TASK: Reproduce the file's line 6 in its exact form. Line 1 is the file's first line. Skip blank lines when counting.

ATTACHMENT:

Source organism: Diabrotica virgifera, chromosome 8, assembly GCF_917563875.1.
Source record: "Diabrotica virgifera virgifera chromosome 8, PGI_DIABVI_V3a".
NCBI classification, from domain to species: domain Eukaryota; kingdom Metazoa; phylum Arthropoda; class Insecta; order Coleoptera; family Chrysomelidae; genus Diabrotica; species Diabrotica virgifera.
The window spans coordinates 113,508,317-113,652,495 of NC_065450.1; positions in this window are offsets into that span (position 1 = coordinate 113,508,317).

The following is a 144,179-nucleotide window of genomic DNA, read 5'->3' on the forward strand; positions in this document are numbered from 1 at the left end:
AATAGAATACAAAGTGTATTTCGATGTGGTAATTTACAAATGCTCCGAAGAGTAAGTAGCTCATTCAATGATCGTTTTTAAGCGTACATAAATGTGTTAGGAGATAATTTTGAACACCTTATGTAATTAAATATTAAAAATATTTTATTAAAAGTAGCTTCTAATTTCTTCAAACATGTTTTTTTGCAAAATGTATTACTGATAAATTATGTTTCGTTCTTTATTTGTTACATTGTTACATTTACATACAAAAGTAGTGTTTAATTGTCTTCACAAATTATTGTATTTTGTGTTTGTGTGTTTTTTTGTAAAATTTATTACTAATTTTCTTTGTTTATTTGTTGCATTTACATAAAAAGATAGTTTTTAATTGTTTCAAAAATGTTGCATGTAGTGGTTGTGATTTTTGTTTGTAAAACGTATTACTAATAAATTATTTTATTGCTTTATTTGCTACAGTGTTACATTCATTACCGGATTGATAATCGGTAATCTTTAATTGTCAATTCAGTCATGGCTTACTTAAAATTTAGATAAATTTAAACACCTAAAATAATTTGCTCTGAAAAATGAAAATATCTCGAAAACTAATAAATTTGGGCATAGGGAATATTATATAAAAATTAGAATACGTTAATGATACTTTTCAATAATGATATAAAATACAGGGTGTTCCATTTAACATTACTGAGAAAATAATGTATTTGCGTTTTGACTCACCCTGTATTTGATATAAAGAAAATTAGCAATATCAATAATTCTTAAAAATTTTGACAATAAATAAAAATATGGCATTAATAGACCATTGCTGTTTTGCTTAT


AATAGAATACAAAGTGTATTTCGATGTGGTAATTTACAAATGCTCCGAAGAGTAAGTAGCTCATTCAATGATCGTTTTTAAGCGTACATAAATGTGTTAGGAGATAATTTTGAACACCTTATGTAATTAAATATTAAAAATATTTTATTAAAAGTAGCTTCTAATTTCTTCAAACATGTTTTTTTGCAAAATGTATTACTGATAAATTATGTTTCGTTCTTTATTTGTTACATTGTTACATTTACATACAAAAGTAGTGTTTAATTGTCTTCACAAATTATTGTATTTTGTGTTTGTGTGTTTTTTTGTAAAATTTATTACTAATTTTCTTTGTTTATTTGTTGCATTTACATAAAAAGATAGTTTTTAATTGTTTCAAAAATGTTGCATGTAGTGGTTGTGATTTTTGTTTGTAAAACGTATTACTAATAAATTATTTTATTGCTTTATTTGCTACAGTGTTACATTCATTACCGGATTGATAATCGGTAATCTTTAATTGTCAATTCAGTCATGGCTTACTTAAAATTTAGATAAATTTAAACACCTAAAATAATTTGCTCTGAAAAATGAAAATATCTCGAAAACTAATAAATTTGGGCATAGGGAATATTATATAAAAATTAGAATACGTTAATGATACTTTTCAATAATGATATAAAATACAGGGTGTTCCATTTAACATTACTGAGAAAATAATGTATTTGCGTTTTGACTCACCCTGTATTTGATATAAAGAAAATTAGCAATATCAATAATTCTTAAAAATTTTGACAATAAATAAAAATATGGCATTAATAGACCATTGCTGTTTTGCTTAT